Both Matthew, chapter 20:29, and Luke, chapter 18:35, have something similar, but with some differences. Luke had Jesus entering or approaching Jericho, not leaving it, as Matthew and Mark indicate. Mark said that Jesus had come to Jericho (Καὶ ἔρχονται εἰς Ἰερειχώ). However, he was leaving Jericho (Καὶ ἐκπορευομένου αὐτοῦ ἀπὸ Ἰερειχὼ) with his disciples (καὶ τῶν μαθητῶν αὐτοῦ) and a large crowd (καὶ ὄχλου ἱκανοῦ), when this incident occurred. Jericho was about 15 miles east of Jerusalem and about 8 miles north of the Dead Sea. Jesus was getting closer to Jerusalem, but not quite there. Mark is the only gospel writer that named this blind beggar Bartimaeus (Βαρτιμαῖος), the son of Timaeus, even with the name of his father (ὁ υἱὸς Τιμαίου). Bartimaeus was a blind beggar (τυφλὸς προσαίτης), sitting by the way or the roadside (ἐκάθητο παρὰ τὴν ὁδόν). On the other hand, Matthew had 2 unnamed blind beggars, while Luke only had 1 unnamed blind beggar.
Luke, chapter 5:33, and Matthew, chapter 9:14, are similar to Mark, so that Mark might be the source of this incident, although there are some differences. Matthew had only the disciples of John the Baptist ask about fasting. Mark has this strange combination of the disciples of John the Baptist with the Pharisees who agreed about fasting (Καὶ ἦσαν οἱ μαθηταὶ Ἰωάνου καὶ οἱ Φαρισαῖοι νηστεύοντες). They wanted to know why the disciples of Jesus did not fast. The disciples of John seemed to be on the side of the Pharisees, and not followers of Jesus, as they wondered why they and the disciples of the Pharisees were often fasting or abstaining from food (καὶ ἔρχονται καὶ λέγουσιν αὐτῷ Διὰ τί οἱ μαθηταὶ Ἰωάνου καὶ οἱ μαθηταὶ τῶν Φαρισαίων νηστεύουσιν), while the disciples of Jesus were not fasting (οἱ δὲ σοὶ μαθηταί οὐ νηστεύουσιν). Some have traced the descendant followers of John the Baptist to the Mandaeans along the Iraq-Iran border.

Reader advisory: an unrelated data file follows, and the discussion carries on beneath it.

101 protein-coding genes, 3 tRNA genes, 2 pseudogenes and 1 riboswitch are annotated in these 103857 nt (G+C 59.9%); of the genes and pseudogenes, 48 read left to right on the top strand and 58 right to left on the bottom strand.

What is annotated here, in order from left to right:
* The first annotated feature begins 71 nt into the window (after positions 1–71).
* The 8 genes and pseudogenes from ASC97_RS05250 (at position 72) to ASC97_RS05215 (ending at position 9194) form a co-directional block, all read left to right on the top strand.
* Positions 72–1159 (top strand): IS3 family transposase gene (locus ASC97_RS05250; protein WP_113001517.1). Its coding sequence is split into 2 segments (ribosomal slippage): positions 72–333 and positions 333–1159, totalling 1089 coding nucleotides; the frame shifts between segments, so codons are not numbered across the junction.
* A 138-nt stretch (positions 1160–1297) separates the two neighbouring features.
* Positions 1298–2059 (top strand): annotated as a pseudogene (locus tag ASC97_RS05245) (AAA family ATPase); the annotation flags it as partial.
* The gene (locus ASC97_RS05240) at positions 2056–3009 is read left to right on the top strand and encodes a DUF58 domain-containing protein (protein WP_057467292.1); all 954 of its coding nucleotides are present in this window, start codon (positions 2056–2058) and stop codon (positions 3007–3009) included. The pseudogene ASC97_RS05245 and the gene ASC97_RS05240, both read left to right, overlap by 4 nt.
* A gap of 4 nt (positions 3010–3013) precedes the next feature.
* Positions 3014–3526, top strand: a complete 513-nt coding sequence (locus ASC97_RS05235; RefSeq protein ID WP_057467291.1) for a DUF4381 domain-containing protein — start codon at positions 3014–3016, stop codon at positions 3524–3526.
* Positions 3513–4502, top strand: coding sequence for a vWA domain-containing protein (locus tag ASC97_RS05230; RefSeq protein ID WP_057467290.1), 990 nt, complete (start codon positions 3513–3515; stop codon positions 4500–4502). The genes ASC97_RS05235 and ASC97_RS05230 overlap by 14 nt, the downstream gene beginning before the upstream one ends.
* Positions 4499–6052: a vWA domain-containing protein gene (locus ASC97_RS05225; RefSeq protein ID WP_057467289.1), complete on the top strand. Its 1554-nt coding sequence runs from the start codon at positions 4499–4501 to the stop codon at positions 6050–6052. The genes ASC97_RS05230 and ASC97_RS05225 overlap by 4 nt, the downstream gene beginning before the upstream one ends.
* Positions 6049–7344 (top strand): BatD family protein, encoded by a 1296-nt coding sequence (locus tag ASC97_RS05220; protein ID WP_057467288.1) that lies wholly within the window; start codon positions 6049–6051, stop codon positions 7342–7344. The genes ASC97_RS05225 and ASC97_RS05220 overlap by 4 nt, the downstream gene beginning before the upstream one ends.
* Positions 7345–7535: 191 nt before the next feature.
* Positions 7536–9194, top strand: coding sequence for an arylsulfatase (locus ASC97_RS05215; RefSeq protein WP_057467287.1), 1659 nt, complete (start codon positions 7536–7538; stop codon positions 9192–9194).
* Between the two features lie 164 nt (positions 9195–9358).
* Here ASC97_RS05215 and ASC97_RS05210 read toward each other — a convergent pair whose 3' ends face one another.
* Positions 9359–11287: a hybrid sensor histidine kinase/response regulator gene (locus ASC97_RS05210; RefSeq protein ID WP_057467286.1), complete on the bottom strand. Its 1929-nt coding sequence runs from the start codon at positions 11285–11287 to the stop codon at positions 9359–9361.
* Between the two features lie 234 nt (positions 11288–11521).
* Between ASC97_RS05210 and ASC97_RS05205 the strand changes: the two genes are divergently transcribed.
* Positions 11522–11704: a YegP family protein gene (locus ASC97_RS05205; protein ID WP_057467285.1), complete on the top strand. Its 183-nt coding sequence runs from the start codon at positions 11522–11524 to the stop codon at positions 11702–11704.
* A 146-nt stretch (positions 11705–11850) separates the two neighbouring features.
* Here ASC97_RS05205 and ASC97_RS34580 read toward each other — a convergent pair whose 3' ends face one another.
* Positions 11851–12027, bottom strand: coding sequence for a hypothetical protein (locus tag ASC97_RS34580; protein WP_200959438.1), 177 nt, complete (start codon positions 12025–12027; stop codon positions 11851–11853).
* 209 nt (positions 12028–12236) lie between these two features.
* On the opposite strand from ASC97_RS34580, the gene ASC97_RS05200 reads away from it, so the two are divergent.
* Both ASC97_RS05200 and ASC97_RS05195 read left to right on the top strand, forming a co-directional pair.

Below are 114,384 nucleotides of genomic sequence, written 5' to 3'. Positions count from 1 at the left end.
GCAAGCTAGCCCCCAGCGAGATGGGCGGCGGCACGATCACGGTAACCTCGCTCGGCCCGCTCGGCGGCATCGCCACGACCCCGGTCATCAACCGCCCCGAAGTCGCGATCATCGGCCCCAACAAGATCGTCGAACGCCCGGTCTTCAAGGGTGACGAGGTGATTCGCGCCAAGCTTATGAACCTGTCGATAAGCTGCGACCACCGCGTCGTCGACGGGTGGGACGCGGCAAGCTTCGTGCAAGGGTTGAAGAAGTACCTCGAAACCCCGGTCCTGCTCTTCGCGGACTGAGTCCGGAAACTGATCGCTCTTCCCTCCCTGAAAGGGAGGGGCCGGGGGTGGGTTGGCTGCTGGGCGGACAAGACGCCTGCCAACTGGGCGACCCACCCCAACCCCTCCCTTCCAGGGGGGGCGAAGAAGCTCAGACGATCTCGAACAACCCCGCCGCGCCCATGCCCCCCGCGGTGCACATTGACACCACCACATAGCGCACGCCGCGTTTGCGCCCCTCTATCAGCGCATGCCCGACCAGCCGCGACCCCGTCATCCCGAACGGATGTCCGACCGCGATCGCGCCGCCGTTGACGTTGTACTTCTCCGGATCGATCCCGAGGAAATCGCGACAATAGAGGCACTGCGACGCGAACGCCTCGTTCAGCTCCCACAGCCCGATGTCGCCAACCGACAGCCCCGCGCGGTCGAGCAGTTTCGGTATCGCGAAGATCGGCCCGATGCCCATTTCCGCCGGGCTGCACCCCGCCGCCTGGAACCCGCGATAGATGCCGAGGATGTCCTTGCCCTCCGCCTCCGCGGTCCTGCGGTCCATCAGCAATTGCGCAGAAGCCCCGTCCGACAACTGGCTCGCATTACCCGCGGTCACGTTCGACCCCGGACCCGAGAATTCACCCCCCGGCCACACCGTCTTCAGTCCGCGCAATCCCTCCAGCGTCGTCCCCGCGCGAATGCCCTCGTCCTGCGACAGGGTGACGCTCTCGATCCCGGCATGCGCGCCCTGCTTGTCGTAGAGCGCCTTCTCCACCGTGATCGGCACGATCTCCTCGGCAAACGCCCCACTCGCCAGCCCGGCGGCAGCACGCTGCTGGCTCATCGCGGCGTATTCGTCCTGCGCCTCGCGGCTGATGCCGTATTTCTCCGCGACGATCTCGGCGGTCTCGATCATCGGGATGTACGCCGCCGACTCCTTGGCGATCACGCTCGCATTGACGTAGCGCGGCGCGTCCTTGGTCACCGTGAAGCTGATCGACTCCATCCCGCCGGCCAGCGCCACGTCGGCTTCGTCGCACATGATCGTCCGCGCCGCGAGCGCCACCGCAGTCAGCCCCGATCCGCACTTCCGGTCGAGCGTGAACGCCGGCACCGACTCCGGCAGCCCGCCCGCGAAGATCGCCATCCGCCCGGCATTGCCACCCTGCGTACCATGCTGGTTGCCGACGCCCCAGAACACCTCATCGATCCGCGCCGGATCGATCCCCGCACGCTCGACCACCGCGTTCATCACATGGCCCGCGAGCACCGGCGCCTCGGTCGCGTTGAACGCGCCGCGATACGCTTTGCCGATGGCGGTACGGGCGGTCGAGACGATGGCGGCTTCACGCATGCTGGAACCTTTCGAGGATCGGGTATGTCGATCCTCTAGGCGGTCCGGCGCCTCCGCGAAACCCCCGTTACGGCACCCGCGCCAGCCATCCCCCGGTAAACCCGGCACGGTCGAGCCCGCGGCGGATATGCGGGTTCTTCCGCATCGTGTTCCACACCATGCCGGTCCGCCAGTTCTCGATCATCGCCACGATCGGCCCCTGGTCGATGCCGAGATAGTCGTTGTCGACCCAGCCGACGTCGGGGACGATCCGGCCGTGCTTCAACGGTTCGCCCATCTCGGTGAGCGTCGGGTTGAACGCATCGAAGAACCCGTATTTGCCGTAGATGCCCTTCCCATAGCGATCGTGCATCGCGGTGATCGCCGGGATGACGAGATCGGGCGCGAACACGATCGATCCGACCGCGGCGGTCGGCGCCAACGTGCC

Once again, there are some differences with Luke, chapter 14:21-24, who was more descriptive of those who were invited this time. Finally, we have a third invitation. Jesus said that this king told his slaves (τότε λέγει τοῖς δούλοις αὐτοῦ) that the wedding feast was ready (Ὁ μὲν γάμος ἕτοιμός ἐστιν). Those originally invited were not worthy or deserving of his invitation (οἱ δὲ κεκλημένοι οὐκ ἦσαν ἄξιοι). Therefore, they were to go into the main streets or the meeting places on the roads (πορεύεσθε οὖν ἐπὶ τὰς διεξόδους τῶν ὁδῶν). Then they should invite everyone or as many as they could find to this wedding banquet (καὶ ὅσους ἐὰν εὕρητε καλέσατε εἰς τοὺς γάμους). This king was intent on having this wedding dinner. Notice the original chosen ones, the Israelites, were not considered worthy. Now the invitation went out to all people to come to the banquet feast of the son, Jesus.
Both Mark, chapter 10:46, and Luke, chapter 18:35, have something similar, but with some differences. Luke has Jesus entering Jericho, not leaving it. Matthew has Jesus and his apostles or disciples leaving Jericho (Καὶ ἐκπορευομένων αὐτῶν ἀπὸ Ἱερειχὼ). As usual a large crowd followed him (ἠκολούθησεν αὐτῷ ὄχλος πολύς). Jericho was 15 miles east of Jerusalem and about 8 miles north of the Dead Sea. Jesus was getting closer to Jerusalem, but not quite there.